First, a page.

Hiskey, G., Kipping, C. (1996). A multi-stage approach to the coding of data from open-ended questions. Nurse Researcher, 4(1), 81-91. Doi: 10.7748/nr.4.1.81.s9
Hsieh, H., Shannon, S. (2005). Three approaches to qualitative content analysis. Qualitative Health Research, 15(9), 1277-1288. Doi: 10.1177/1049732305276687
Huddart, S. (2008). Open source, social innovation and a new economy of engagement. Technology Innovation Management Review. Retrieved from http://timreview.ca/article/184
Levine, S., Prietula, M. (2013). Open collaboration for innovation: Principles and performance. Organization Science, 25(5), 1414-1433. Doi: 10.1287/orsc.2013.0872
Martin, G. (2015). Anatomy of an open source project – Key success factors. Samsung Open Source Group.
Mattila, A.L., Mehtonen, T. (2013). Measuring open source software success & recognising success factors. University of Oulu.
Mulgan, G., Tucker, S., Ali, R., Sanders, B. (2006). Social innovation: what it is, why it matters and how it can be accelerated. London: The Young Foundation.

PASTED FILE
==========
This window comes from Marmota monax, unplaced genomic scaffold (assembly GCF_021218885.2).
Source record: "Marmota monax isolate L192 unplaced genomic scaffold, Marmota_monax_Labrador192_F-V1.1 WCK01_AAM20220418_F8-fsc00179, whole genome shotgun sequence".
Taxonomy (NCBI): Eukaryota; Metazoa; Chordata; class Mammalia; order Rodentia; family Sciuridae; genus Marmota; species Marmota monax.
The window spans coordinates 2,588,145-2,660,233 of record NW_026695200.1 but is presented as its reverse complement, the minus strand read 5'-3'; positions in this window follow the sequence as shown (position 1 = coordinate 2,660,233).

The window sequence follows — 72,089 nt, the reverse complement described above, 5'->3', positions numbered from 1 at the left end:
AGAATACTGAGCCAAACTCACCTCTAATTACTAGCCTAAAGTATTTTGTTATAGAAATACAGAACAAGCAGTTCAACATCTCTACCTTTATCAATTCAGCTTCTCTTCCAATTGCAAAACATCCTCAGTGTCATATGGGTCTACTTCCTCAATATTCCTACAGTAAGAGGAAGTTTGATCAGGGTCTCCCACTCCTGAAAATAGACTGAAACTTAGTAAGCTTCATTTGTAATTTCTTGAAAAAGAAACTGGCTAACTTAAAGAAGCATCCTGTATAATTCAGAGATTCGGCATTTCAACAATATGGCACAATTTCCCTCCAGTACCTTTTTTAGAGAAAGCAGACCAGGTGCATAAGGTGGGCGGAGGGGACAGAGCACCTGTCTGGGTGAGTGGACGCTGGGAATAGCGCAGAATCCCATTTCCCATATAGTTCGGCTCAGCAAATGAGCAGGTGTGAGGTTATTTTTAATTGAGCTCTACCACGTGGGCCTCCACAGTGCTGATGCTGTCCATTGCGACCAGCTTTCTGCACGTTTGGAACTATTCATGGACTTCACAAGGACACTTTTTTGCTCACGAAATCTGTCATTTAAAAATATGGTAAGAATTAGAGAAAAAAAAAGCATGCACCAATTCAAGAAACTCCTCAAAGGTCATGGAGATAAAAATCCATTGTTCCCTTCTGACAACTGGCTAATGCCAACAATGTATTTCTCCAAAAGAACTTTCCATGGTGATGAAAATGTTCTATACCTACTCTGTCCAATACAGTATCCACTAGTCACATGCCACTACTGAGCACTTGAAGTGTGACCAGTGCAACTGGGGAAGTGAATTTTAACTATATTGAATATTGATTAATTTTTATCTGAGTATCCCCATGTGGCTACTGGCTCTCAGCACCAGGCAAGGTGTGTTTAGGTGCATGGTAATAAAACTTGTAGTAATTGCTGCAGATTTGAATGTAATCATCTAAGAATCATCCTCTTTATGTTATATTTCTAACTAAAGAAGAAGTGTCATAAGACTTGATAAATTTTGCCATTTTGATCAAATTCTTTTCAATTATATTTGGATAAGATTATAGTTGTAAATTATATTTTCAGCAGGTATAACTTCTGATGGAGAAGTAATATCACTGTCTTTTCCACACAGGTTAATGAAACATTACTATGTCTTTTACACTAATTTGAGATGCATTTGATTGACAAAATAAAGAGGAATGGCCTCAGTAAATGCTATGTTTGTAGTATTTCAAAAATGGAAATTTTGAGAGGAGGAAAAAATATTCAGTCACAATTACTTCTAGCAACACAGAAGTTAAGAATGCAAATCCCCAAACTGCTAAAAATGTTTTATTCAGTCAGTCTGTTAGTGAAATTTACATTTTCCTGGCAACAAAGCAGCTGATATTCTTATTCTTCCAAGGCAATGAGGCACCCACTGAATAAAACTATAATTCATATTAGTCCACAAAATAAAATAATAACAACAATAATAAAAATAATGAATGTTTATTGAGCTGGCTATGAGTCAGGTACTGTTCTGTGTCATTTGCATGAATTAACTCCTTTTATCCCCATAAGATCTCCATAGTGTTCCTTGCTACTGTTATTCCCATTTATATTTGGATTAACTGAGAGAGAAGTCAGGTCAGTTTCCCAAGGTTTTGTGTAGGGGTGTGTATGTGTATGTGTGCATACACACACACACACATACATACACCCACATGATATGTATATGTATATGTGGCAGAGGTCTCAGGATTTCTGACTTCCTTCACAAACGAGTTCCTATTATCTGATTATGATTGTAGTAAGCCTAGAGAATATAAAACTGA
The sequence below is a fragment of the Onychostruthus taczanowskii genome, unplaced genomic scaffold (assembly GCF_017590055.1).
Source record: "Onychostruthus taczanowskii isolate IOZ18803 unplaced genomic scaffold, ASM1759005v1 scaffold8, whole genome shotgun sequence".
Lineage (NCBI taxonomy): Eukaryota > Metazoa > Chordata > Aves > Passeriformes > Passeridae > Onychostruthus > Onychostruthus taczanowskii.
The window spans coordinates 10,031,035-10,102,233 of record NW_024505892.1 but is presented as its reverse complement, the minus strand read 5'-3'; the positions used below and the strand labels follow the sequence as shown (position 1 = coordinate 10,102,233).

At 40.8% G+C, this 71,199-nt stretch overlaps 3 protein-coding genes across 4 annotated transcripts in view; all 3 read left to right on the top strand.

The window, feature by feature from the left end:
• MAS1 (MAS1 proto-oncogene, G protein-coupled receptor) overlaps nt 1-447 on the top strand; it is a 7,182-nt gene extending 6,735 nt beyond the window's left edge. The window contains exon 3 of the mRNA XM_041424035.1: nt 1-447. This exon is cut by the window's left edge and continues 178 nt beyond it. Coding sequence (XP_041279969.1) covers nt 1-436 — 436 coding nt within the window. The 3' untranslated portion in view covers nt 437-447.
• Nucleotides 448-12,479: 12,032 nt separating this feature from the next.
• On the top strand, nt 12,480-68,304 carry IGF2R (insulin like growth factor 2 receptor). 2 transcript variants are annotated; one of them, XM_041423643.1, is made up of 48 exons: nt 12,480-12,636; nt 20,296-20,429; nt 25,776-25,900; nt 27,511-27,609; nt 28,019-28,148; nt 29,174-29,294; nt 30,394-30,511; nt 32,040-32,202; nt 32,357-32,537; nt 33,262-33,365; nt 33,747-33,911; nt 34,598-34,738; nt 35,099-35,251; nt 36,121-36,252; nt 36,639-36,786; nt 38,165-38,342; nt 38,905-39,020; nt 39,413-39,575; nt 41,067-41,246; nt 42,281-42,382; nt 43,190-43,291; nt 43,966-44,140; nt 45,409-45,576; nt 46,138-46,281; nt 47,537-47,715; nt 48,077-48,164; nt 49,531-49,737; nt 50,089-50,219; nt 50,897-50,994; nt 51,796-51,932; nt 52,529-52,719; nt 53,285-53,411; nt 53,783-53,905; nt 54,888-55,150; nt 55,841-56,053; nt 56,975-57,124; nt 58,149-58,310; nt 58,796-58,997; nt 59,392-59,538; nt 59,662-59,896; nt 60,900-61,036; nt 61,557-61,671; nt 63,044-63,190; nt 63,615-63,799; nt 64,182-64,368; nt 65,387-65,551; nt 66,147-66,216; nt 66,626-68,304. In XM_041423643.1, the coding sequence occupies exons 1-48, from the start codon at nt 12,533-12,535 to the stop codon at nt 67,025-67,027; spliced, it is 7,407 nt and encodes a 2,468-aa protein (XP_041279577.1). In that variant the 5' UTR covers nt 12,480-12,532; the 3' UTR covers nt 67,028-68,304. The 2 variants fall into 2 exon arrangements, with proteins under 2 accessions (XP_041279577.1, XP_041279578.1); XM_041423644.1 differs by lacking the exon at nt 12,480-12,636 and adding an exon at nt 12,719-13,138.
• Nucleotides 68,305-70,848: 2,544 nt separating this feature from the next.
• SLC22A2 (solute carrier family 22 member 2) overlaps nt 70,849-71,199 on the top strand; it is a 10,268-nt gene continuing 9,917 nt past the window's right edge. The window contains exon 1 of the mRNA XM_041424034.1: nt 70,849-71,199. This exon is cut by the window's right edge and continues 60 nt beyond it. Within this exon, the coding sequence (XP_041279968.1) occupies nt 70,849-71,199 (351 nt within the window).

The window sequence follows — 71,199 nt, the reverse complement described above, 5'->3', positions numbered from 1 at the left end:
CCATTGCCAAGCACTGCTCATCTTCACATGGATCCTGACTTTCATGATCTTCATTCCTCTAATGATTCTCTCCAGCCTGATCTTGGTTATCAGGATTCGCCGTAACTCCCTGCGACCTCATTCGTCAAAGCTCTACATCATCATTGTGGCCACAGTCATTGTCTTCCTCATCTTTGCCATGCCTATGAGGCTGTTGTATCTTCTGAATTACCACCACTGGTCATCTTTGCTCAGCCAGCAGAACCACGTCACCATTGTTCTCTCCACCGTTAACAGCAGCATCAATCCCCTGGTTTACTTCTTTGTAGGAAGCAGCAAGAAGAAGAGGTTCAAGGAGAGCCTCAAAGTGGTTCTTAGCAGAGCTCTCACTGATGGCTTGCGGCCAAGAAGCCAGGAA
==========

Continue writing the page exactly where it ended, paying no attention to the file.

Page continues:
Oganisjana, K., Surikova, S., Laizans, T. (2015). Factors influencing social innovation processes in Latvia: Qualitative research perspective. The International Journal of Entrepreneurship and Sustainability Issues, 3(2).
Oganisjana, K. (2016). Involvement of the society in social innovation for providing sustainable development of Latvia. Report on stage 2 and discussion of the objectives of stage 3. Faculty of Engineering Economics and Management, Riga Technical University.
Project Management Institute (PMI). (2013). A Guide to the Project Management Book of Knowledge (PMBoK). 5th ed. PMI.
Rockart, J. F. (1979). Chief executives define their own data needs. Harvard Business Review, 57(2).
Schwab, K. (2015). The Fourth Industrial Revolution: What It Means and How to Respond. Foreign Affairs. Retrieved from: https://www.foreignaffairs.com/articles/2015-12-12/fourth-industrial-revolution
One of our top priorities and responsibilities is to prevent any illegal or unethical practice. Plagiarism is not tolerated in any form. Through the submission of a manuscript, the author confirms that it is their own original research. The ethical rules are binding for all parties who participate in the conference and are published in the Conference Proceedings. All parties to the editorial process respect the Ethical Rules of Conference.